McGill's Daniel Levitin continues to garner media attention with an article appearing in last month's Rolling Stone magazine, the London Daily Telegraph's Sunday Magazine and, more recently, the Sydney Morning Herald and The Age. The producer-turned-neuroscientist Levitin is trying to understand why and how music moves us.
Robert Lang, one of the world's top origami masters, comes to McGill next week, where he'll construct the model of a giant pteranodon. Lang's pteranodon should be ready for permanent installation alongside the dinosaur in the main gallery of the Redpath Museum by the end of the week. To benefit the museum, McGill hopes to sell a limited number of Lang's mini-pteranodons in a silent auction.
A 68-million-year-old T-Rex thigh bone find ties the King of Dinosaurs to modern-day species, with its soft tissue most closely matching that of chickens. "I'd call it a milestone," says paleontologist Hans Larsson of McGill. "Dinosaurs will enter the field of molecular biology and really slingshot paleontology into the modern world."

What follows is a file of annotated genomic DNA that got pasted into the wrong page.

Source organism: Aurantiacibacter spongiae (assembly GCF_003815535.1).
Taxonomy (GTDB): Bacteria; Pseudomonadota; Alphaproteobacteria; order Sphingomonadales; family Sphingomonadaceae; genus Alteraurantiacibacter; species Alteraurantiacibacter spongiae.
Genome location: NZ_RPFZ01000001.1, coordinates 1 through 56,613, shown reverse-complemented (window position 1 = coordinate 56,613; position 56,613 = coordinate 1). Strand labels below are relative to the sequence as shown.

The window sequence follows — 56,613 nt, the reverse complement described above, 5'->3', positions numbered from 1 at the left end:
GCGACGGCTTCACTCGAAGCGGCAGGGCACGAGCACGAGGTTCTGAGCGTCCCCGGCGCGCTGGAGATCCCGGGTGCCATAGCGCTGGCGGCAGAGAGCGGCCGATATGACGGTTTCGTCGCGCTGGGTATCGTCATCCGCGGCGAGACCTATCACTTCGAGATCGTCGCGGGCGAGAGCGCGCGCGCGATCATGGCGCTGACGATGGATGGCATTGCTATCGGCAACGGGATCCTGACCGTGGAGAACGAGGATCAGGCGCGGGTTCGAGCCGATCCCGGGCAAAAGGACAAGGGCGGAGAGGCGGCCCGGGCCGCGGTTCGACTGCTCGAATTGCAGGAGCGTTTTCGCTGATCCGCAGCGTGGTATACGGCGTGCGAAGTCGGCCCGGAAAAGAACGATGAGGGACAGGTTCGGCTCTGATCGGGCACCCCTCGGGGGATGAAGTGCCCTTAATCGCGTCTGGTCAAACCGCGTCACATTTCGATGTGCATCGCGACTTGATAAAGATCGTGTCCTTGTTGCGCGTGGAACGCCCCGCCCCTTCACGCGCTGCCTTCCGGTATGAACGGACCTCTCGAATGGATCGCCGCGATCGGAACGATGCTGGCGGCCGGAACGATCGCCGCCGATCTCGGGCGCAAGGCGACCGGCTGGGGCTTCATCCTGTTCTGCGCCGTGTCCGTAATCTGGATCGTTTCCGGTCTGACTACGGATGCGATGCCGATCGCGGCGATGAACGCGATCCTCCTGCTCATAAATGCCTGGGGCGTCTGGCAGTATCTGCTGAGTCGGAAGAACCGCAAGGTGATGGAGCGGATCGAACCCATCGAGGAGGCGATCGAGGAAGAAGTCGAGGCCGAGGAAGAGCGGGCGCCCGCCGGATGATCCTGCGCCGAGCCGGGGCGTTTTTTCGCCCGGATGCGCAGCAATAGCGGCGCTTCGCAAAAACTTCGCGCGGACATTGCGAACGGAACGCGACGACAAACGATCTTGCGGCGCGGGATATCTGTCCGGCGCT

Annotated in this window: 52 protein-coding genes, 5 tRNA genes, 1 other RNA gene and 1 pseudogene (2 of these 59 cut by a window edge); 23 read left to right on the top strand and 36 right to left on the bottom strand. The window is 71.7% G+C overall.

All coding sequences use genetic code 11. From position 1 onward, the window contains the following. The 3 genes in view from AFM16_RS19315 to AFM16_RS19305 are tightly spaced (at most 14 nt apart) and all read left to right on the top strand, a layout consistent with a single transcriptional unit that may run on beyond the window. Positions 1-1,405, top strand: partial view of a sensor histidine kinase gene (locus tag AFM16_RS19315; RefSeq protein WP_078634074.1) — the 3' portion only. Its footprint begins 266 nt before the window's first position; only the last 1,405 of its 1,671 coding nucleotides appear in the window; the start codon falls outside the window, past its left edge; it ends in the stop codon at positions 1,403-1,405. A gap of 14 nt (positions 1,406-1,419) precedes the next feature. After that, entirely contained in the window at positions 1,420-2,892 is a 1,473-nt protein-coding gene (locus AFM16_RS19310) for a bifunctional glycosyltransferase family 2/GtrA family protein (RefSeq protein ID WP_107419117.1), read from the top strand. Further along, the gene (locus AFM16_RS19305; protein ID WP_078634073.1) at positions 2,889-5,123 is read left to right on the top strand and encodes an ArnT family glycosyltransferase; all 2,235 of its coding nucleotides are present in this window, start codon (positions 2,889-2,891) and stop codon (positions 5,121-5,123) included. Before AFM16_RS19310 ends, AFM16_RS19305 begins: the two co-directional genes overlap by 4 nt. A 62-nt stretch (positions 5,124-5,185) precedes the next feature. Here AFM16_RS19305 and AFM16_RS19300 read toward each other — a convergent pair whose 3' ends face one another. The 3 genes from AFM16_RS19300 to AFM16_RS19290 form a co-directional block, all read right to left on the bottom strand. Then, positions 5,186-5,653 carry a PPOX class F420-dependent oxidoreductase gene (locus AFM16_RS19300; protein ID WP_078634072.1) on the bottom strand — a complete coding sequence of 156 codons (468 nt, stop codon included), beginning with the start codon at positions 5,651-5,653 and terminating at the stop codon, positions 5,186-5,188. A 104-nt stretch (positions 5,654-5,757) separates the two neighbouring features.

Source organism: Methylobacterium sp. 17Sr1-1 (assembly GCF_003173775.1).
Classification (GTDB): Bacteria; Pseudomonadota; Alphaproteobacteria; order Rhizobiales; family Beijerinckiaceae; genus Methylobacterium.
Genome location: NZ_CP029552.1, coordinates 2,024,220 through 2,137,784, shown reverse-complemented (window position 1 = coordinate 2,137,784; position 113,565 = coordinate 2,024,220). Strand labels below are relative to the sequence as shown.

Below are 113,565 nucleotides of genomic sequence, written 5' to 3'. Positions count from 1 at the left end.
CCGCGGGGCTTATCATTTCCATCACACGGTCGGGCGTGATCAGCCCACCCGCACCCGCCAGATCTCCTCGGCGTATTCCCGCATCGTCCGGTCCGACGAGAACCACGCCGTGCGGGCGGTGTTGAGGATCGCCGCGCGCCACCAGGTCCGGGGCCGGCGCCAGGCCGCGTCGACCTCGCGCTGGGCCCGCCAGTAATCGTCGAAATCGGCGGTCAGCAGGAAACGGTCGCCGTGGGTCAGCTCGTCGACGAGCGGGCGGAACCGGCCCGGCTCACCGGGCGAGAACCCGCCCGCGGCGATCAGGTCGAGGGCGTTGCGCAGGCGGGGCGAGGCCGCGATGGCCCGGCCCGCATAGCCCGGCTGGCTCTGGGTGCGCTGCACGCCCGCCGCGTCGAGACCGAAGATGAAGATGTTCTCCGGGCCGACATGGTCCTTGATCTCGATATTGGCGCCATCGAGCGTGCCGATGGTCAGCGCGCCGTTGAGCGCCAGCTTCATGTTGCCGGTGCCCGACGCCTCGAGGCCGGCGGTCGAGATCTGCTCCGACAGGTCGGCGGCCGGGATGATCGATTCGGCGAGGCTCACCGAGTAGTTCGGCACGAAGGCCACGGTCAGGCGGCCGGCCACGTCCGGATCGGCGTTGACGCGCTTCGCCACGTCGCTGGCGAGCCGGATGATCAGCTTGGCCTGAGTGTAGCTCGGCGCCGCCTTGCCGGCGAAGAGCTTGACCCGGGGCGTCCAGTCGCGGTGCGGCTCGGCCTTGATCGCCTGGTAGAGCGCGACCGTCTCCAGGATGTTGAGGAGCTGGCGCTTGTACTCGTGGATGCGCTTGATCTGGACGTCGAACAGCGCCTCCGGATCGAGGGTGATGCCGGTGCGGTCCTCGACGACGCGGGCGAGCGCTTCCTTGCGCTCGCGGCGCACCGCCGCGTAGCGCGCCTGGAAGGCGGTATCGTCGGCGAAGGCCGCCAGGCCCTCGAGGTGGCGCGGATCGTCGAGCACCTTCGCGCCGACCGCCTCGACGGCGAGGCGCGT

Canadian researchers have discovered a gene mutation that actually improves long-term memory and could eventually lead to a memory-enhancing pill. Working with mice, lead researcher Mauro Costa-Mattioli, a postgraduate fellow at McGill, and colleagues found that rodents that had a defective version of a gene that produces a memory-blocking protein could learn and remember tasks faster than normal mice.
Researchers at McGill have identified a gene that causes the developmental disorder spina bifida, the second most prevalent birth defect after cardiac abnormalities. The discovery is expected to aid in the diagnosis of the condition, which in its most severe form can lead to crippling disabilities. "We've known for years that there's a genetic component, and now we've discovered one of the culprits," said Philippe Gros, the biochemistry professor who led the team in co-operation with researchers at the Instituto Giannina Gaslini in Genoa, Italy.